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Species Interaction

River herring play an extremely important role in freshwater and marine foodwebs. In estuaries and freshwater, during the river herring migration, river herring represent an easily obtainable, high caloric value prey item for many species of fish, birds and mammals. The immigration of adult river herring and emigration of juveniles within East Coast rivers represents a feast to many predatory species. In freshwater and estuary environments river herring abundance is unmatched in terms of biomass by any other prey species within the range that river herring live. During the spring spawning migration, river herring likely contribute significantly to overall breeding success of many predators whose breeding season closely overlaps their arrival.  In the marine environment, river herring play an equally important role for many marine fishes such as striped bass, spiny dogfish, Atlantic cod and pollock; as well as many marine mammals and birds, including whales, seals, ospreys, cormorants, and gulls. In fact, in a 2008 report, Adrian Jordaan and his colleagues identify many instances where declines in abundance of many species of fish in nearshore habitats that prey on river herring, such as cod and haddock, have been attributed to declines in river herring abundance. 

Prior to ecological disturbances predation likely had a negligible effect on river herring populations. But as a consequence of environmental impacts over the last 150 years (e.g. dam construction, pollution, overfishing) that have considerably reduce river herrings’ abundance, the schools of river herring are likely considerably smaller, more spatially and temporally sporadic then historically, and subsequently more vulnerable to predation pressures.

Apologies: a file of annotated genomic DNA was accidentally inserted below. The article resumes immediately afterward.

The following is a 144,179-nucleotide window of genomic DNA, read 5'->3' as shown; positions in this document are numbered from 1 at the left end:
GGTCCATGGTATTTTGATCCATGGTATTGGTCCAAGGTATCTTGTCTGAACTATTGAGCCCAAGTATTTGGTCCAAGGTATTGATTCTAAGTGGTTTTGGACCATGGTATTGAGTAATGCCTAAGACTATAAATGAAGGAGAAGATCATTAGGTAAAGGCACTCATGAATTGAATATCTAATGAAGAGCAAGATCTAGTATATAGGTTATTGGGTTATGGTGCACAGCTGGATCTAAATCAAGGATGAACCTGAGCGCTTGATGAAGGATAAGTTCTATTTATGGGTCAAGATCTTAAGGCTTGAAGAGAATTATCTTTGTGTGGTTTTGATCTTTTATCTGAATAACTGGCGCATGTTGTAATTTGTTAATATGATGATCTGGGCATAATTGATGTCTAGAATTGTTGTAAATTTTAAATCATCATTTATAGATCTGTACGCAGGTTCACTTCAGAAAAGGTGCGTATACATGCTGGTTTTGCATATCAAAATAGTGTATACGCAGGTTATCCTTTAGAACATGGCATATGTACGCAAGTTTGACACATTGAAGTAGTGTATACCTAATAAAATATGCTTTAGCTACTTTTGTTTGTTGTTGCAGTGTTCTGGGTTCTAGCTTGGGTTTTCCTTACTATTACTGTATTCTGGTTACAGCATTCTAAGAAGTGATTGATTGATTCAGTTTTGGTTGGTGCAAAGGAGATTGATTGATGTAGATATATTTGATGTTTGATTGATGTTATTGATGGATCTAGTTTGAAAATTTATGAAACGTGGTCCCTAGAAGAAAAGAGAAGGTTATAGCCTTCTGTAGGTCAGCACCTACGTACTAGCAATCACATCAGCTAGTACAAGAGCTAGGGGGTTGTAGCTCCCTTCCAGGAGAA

The effects of predation on river herring are more pronounced in recent decades particularly as striped bass populations have rebounded and as new predatory species have been intentionally or accidentally introduced. Striped bass are also anadromous and can easily take advantage of schools of river herring, particularly around dams that block or slow river herrings’ ability to migrate. River herring populations most affected by increases in striped bass populations are predominately south of Maine, where the immigration of both species into estuaries and rivers is more synchronous with one another.  

Throughout the East Coast, intentional and accidental introductions of invasive species have added to the list of predators that prey on river herring. Many species introductions were done to provide more opportunities for recreational fisheries. The more desirable introductions often include larger predatory species that offer greater entertainment value to recreational anglers. Consequential to these introductions, native fish species are threatened with increases in predation, and competition for food and space. Throughout the Mid-Atlantic and Southeast, the intentional and accidental introduction of blue catfish and flathead catfish (both native to the Mississippi River basin) has significantly increased predation on many native fauna including river herring. Blue and fathead catfish pose an additional threat to river herring over many other introduced species because of their ability to effectively use riverine, tidal freshwater, and brackish habitats. Similar to the threat of striped bass predation, catfish also gain advantage at pools below dams where river herring congregate.   

The river herring Technical Expert Working Group (TEWG) Species Subgroup has considered issues related to the above specific to the interactions between river herring and other components of the ecosystems they occupy rangewide (includes trophic interactions and ecosystem services in freshwater, estuarine and marine environments). Additional information on these discussions, including other information to inform the topic and ongoing efforts can be found at: